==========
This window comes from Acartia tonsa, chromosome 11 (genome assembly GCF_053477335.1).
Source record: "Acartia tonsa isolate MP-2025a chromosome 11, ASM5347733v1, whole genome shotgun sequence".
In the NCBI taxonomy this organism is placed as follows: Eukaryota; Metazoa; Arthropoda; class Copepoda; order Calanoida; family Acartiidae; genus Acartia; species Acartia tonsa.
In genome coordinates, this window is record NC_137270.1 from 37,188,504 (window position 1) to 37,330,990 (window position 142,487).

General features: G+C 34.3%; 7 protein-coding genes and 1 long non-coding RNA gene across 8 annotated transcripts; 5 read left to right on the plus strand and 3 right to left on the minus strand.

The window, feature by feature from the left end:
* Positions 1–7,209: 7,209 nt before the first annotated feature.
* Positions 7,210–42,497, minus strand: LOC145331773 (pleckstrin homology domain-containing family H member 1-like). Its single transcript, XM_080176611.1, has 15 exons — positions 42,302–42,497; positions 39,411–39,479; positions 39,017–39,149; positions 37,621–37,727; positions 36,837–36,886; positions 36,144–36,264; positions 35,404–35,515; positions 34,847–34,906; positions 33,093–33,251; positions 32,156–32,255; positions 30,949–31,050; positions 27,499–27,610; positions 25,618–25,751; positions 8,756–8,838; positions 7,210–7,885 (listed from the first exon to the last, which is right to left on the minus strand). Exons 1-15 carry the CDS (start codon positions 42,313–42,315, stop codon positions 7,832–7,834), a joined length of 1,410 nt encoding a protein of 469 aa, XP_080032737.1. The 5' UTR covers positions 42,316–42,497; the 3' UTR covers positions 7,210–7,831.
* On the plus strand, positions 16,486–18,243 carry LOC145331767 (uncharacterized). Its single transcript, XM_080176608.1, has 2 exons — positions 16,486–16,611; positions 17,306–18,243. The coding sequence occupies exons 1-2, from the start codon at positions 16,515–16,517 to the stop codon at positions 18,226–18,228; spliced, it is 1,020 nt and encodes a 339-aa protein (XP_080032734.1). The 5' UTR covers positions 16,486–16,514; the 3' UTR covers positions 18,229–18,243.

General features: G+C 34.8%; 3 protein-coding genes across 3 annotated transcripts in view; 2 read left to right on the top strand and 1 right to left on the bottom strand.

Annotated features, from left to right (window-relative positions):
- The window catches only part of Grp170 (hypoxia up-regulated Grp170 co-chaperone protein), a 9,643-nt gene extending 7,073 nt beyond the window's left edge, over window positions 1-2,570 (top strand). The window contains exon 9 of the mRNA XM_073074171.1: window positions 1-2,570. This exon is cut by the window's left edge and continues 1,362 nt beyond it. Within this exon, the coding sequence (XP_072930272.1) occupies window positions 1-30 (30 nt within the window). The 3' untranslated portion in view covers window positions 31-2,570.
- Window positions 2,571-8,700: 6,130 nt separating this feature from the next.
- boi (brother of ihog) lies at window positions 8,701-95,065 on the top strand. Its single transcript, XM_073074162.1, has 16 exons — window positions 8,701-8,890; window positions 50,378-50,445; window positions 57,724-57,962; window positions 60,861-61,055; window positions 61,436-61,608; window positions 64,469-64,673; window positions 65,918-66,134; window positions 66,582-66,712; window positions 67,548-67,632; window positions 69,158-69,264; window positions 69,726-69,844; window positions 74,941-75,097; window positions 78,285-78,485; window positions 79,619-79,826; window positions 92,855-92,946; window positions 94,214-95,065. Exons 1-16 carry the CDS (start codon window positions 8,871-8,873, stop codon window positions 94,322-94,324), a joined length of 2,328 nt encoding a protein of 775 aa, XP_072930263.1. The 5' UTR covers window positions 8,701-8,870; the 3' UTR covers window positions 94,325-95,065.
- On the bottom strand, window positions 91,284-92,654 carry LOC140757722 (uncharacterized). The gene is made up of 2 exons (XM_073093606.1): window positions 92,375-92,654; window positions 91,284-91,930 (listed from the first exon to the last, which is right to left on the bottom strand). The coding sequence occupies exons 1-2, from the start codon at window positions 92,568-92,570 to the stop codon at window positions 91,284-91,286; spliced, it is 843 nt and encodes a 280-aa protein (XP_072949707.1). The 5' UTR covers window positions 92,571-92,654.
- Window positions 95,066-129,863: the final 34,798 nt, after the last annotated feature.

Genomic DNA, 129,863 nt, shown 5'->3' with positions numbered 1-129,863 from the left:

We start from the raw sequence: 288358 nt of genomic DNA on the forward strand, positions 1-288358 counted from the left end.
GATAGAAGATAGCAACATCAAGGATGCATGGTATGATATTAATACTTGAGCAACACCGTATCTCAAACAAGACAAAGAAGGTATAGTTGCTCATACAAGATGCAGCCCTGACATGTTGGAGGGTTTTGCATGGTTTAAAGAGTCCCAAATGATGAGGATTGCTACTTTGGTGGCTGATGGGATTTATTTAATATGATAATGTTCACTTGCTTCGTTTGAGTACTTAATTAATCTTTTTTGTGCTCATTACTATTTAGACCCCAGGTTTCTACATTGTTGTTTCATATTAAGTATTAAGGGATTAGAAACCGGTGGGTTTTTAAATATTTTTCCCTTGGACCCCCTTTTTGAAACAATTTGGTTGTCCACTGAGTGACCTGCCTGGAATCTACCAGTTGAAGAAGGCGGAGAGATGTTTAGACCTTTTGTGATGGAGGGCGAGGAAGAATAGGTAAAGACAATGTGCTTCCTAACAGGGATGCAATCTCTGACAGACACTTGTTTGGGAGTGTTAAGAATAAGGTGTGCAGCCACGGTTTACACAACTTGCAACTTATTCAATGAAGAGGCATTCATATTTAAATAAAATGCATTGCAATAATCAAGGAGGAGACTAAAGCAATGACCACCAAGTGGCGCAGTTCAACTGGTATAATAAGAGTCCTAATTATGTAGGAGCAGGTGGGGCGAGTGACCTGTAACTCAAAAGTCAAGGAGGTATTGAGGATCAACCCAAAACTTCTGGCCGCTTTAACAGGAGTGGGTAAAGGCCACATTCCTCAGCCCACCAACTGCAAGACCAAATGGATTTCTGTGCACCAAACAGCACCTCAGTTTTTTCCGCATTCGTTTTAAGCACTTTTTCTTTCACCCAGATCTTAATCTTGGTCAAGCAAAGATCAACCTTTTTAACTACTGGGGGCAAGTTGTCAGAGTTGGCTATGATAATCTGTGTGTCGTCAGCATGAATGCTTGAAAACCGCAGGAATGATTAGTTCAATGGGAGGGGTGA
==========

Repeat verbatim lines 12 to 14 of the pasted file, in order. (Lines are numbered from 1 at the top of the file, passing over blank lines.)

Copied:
- The window catches only part of Grp170 (hypoxia up-regulated Grp170 co-chaperone protein), a 9,643-nt gene extending 7,073 nt beyond the window's left edge, over window positions 1-2,570 (top strand). The window contains exon 9 of the mRNA XM_073074171.1: window positions 1-2,570. This exon is cut by the window's left edge and continues 1,362 nt beyond it. Within this exon, the coding sequence (XP_072930272.1) occupies window positions 1-30 (30 nt within the window). The 3' untranslated portion in view covers window positions 31-2,570.
- Window positions 2,571-8,700: 6,130 nt separating this feature from the next.
- boi (brother of ihog) lies at window positions 8,701-95,065 on the top strand. Its single transcript, XM_073074162.1, has 16 exons — window positions 8,701-8,890; window positions 50,378-50,445; window positions 57,724-57,962; window positions 60,861-61,055; window positions 61,436-61,608; window positions 64,469-64,673; window positions 65,918-66,134; window positions 66,582-66,712; window positions 67,548-67,632; window positions 69,158-69,264; window positions 69,726-69,844; window positions 74,941-75,097; window positions 78,285-78,485; window positions 79,619-79,826; window positions 92,855-92,946; window positions 94,214-95,065. Exons 1-16 carry the CDS (start codon window positions 8,871-8,873, stop codon window positions 94,322-94,324), a joined length of 2,328 nt encoding a protein of 775 aa, XP_072930263.1. The 5' UTR covers window positions 8,701-8,870; the 3' UTR covers window positions 94,325-95,065.